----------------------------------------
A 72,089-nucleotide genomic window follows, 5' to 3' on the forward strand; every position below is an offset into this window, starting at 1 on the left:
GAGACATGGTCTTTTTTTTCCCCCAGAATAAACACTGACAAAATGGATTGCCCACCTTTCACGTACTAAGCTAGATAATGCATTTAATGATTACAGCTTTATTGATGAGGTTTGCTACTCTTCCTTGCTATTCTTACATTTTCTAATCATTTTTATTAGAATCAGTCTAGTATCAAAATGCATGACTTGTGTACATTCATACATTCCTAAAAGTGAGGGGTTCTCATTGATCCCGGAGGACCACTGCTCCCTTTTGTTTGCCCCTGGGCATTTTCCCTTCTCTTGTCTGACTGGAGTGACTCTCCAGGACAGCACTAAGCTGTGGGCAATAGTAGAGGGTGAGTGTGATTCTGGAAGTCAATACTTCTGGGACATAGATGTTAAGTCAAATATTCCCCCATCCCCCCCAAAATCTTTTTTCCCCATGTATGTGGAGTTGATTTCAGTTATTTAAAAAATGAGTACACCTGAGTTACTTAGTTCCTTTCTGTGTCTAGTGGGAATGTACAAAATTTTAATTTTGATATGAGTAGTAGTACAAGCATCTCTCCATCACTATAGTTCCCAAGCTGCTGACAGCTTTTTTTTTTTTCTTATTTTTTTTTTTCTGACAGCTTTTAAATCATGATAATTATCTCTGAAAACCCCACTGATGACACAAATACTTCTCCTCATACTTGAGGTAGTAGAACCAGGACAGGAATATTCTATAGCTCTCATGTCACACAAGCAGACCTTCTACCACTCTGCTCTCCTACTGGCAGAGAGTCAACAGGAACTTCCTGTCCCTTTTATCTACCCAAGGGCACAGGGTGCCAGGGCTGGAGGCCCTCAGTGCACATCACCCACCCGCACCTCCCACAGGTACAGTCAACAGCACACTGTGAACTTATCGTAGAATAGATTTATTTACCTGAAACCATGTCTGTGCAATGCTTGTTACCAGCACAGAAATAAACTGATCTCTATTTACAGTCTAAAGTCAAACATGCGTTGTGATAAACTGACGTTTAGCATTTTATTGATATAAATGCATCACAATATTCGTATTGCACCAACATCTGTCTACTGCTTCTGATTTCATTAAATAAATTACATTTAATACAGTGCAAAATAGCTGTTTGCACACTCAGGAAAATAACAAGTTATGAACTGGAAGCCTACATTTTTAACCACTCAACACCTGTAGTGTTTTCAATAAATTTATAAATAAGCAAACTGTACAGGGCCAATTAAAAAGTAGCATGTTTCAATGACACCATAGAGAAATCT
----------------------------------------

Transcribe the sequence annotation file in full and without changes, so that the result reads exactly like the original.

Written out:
A 72,089-nucleotide genomic window follows, 5' to 3' on the forward strand; every position below is an offset into this window, starting at 1 on the left:
GAGACATGGTCTTTTTTTTCCCCCAGAATAAACACTGACAAAATGGATTGCCCACCTTTCACGTACTAAGCTAGATAATGCATTTAATGATTACAGCTTTATTGATGAGGTTTGCTACTCTTCCTTGCTATTCTTACATTTTCTAATCATTTTTATTAGAATCAGTCTAGTATCAAAATGCATGACTTGTGTACATTCATACATTCCTAAAAGTGAGGGGTTCTCATTGATCCCGGAGGACCACTGCTCCCTTTTGTTTGCCCCTGGGCATTTTCCCTTCTCTTGTCTGACTGGAGTGACTCTCCAGGACAGCACTAAGCTGTGGGCAATAGTAGAGGGTGAGTGTGATTCTGGAAGTCAATACTTCTGGGACATAGATGTTAAGTCAAATATTCCCCCATCCCCCCCAAAATCTTTTTTCCCCATGTATGTGGAGTTGATTTCAGTTATTTAAAAAATGAGTACACCTGAGTTACTTAGTTCCTTTCTGTGTCTAGTGGGAATGTACAAAATTTTAATTTTGATATGAGTAGTAGTACAAGCATCTCTCCATCACTATAGTTCCCAAGCTGCTGACAGCTTTTTTTTTTTTCTTATTTTTTTTTTTCTGACAGCTTTTAAATCATGATAATTATCTCTGAAAACCCCACTGATGACACAAATACTTCTCCTCATACTTGAGGTAGTAGAACCAGGACAGGAATATTCTATAGCTCTCATGTCACACAAGCAGACCTTCTACCACTCTGCTCTCCTACTGGCAGAGAGTCAACAGGAACTTCCTGTCCCTTTTATCTACCCAAGGGCACAGGGTGCCAGGGCTGGAGGCCCTCAGTGCACATCACCCACCCGCACCTCCCACAGGTACAGTCAACAGCACACTGTGAACTTATCGTAGAATAGATTTATTTACCTGAAACCATGTCTGTGCAATGCTTGTTACCAGCACAGAAATAAACTGATCTCTATTTACAGTCTAAAGTCAAACATGCGTTGTGATAAACTGACGTTTAGCATTTTATTGATATAAATGCATCACAATATTCGTATTGCACCAACATCTGTCTACTGCTTCTGATTTCATTAAATAAATTACATTTAATACAGTGCAAAATAGCTGTTTGCACACTCAGGAAAATAACAAGTTATGAACTGGAAGCCTACATTTTTAACCACTCAACACCTGTAGTGTTTTCAATAAATTTATAAATAAGCAAACTGTACAGGGCCAATTAAAAAGTAGCATGTTTCAATGACACCATAGAGAAATCT